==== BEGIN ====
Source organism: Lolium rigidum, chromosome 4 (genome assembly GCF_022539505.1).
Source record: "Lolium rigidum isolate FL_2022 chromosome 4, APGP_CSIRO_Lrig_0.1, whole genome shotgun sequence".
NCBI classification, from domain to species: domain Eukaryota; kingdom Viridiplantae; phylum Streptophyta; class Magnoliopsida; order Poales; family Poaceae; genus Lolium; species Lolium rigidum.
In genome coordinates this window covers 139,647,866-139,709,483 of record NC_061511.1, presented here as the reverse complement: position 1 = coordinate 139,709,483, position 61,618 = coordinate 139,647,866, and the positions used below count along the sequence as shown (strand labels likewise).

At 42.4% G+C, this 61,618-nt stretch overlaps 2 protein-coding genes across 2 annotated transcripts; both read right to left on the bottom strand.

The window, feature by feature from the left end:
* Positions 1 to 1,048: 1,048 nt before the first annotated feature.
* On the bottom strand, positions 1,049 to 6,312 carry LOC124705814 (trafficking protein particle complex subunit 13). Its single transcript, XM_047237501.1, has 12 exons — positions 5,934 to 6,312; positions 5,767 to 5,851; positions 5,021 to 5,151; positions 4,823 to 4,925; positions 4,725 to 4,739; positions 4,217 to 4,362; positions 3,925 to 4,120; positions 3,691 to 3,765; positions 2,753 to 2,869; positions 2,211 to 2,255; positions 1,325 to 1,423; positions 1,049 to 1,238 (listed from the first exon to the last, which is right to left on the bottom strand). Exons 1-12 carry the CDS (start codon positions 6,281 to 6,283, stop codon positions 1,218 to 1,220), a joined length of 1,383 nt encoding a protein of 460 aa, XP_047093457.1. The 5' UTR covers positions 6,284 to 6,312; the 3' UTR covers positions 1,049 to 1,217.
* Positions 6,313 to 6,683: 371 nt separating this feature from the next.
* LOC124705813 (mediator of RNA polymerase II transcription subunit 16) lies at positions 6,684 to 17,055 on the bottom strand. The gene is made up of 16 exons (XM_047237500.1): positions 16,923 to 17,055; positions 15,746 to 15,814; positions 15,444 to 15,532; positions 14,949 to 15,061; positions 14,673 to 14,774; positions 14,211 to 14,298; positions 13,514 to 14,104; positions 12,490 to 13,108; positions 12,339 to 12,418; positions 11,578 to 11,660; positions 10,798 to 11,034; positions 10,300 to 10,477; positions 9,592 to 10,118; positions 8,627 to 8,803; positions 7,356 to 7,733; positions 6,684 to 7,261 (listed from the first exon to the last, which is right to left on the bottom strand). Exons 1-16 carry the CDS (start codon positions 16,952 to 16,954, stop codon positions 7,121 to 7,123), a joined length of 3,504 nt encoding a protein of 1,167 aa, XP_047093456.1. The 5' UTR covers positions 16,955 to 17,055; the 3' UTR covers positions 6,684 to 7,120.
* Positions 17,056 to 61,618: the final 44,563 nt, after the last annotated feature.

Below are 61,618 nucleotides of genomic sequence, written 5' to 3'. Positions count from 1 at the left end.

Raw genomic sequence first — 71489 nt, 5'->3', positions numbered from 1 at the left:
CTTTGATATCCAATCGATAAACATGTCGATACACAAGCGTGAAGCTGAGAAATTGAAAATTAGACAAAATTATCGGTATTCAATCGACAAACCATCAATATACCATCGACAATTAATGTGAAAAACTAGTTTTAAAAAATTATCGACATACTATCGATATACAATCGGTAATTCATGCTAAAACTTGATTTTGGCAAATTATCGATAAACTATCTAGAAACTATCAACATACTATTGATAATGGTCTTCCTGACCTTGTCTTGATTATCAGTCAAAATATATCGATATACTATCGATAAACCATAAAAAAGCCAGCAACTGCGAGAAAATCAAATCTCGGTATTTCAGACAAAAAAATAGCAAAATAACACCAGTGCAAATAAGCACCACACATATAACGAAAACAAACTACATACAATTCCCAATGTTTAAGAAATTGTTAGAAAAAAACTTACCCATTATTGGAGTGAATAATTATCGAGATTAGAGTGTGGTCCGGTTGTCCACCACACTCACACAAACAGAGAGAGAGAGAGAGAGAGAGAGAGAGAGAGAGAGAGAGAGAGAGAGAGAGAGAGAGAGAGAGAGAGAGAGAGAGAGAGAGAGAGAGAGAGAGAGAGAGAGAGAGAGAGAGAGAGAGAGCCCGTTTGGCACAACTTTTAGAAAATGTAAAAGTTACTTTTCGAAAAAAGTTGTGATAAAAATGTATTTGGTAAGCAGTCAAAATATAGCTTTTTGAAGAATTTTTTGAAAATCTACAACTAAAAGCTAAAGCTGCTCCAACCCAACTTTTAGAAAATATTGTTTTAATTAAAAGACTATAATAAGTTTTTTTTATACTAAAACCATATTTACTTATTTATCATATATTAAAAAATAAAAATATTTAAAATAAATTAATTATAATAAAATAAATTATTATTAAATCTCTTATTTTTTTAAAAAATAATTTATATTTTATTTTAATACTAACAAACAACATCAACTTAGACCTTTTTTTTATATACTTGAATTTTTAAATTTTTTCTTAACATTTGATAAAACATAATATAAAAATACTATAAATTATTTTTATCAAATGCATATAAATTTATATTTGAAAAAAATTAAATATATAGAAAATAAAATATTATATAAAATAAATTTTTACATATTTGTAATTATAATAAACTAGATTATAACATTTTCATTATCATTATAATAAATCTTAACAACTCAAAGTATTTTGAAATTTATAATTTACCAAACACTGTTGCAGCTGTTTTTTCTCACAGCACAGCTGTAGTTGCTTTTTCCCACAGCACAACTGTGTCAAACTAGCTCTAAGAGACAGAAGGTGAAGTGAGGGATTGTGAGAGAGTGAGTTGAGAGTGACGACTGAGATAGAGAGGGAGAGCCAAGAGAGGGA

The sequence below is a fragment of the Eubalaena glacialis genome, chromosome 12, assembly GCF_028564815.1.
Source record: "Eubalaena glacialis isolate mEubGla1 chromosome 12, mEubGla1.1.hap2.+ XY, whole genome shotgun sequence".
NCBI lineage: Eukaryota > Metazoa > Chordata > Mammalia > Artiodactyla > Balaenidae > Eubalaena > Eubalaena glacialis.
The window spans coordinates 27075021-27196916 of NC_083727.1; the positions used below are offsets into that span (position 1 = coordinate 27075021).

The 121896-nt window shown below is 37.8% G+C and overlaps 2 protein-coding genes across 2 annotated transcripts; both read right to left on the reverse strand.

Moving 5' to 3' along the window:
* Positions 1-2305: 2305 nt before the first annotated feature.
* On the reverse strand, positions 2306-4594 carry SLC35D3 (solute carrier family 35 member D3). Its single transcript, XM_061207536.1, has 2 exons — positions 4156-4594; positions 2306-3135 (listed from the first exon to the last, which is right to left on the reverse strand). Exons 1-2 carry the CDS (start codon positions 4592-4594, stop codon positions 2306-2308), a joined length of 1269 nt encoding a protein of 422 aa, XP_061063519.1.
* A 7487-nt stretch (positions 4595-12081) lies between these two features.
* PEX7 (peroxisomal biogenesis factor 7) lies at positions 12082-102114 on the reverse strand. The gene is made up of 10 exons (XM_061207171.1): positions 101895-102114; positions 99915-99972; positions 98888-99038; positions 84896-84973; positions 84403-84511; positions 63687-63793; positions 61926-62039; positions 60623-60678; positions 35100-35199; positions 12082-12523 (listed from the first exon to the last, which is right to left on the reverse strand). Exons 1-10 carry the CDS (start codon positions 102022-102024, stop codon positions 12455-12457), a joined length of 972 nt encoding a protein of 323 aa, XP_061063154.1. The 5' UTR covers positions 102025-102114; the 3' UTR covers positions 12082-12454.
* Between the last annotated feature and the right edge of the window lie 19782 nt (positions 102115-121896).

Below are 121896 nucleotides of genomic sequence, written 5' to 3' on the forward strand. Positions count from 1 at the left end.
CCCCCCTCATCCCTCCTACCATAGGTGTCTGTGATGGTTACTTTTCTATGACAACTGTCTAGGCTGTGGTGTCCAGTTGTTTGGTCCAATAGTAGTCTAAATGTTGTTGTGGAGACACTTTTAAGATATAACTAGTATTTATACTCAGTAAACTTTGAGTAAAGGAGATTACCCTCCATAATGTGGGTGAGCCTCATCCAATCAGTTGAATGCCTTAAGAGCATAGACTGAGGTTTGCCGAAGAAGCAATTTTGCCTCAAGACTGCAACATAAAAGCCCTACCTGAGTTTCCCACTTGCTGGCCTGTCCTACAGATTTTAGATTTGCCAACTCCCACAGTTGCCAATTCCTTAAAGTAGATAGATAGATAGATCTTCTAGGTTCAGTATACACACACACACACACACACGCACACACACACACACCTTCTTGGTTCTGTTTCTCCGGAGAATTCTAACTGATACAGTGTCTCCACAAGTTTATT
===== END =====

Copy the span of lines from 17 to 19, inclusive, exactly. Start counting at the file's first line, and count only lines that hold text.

NCBI lineage: Eukaryota > Metazoa > Chordata > Mammalia > Artiodactyla > Balaenidae > Eubalaena > Eubalaena glacialis.
The window spans coordinates 27075021-27196916 of NC_083727.1; the positions used below are offsets into that span (position 1 = coordinate 27075021).

The 121896-nt window shown below is 37.8% G+C and overlaps 2 protein-coding genes across 2 annotated transcripts; both read right to left on the reverse strand.